California requires employers to reimburse employees for expenses associated with using a personal automobile for business purposes. As an alternative to manually calculating such expenses, the Department of Labor Standards Enforcement has long taken the position that reimbursement at the optional standard mileage rates established by the IRS is presumably sufficient to cover all expenses associated with employee use of a personal automobile.
Yesterday, the IRS issued the optional standard mileage rates for the use of a car (also vans, pickups or panel trucks), which will become effective January 1, 2017:
53.5 cents per mile for business miles driven (down from 54 cents in 2016).
17 cents per mile driven for medical or moving purposes (down from 19 cents in 2016).
14 cents per mile driven in service of charitable organizations (same as 2016).
If an employer's reimbursement rate does not cover an employee's actual expenses, even if it matches the IRS rate, the employer is obligated to pay the difference. Additionally, employees may calculate the actual costs of their automobile use rather than relying on the employer's rate or IRS standard mileage rates.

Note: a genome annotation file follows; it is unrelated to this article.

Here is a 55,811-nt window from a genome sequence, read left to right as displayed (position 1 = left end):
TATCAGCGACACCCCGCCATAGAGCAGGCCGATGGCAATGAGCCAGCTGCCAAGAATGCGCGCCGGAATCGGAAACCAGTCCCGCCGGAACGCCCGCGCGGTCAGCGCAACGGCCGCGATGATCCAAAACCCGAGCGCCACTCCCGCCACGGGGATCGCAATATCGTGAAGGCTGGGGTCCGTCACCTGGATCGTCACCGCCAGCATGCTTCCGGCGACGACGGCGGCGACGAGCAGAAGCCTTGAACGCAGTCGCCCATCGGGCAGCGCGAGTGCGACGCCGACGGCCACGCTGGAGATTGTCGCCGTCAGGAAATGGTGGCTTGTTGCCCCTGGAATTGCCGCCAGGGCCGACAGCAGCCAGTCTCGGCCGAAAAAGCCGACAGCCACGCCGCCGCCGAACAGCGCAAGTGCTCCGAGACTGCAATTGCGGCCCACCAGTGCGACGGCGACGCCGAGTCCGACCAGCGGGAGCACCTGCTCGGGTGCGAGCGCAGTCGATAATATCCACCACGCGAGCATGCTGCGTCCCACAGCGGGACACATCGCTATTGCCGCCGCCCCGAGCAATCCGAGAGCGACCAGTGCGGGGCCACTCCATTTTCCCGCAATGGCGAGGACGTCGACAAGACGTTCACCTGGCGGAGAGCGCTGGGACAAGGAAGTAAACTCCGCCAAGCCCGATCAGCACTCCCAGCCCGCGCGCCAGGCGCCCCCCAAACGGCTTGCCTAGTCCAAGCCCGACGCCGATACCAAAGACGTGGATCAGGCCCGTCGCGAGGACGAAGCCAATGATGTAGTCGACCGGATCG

The new IRS standard mileage rate for business vehicle use is based on an annual study of the fixed and variable costs of operating an automobile, including depreciation, insurance, repairs, tires, maintenance, gas and oil. The mileage rate for using an automobile for medical or moving purposes is based on the variable costs, such as gas and oil. The mileage rate for charitable purposes is set by federal law. The IRS notice for 2017 Standard Mileage Rates can be found here on the IRS website.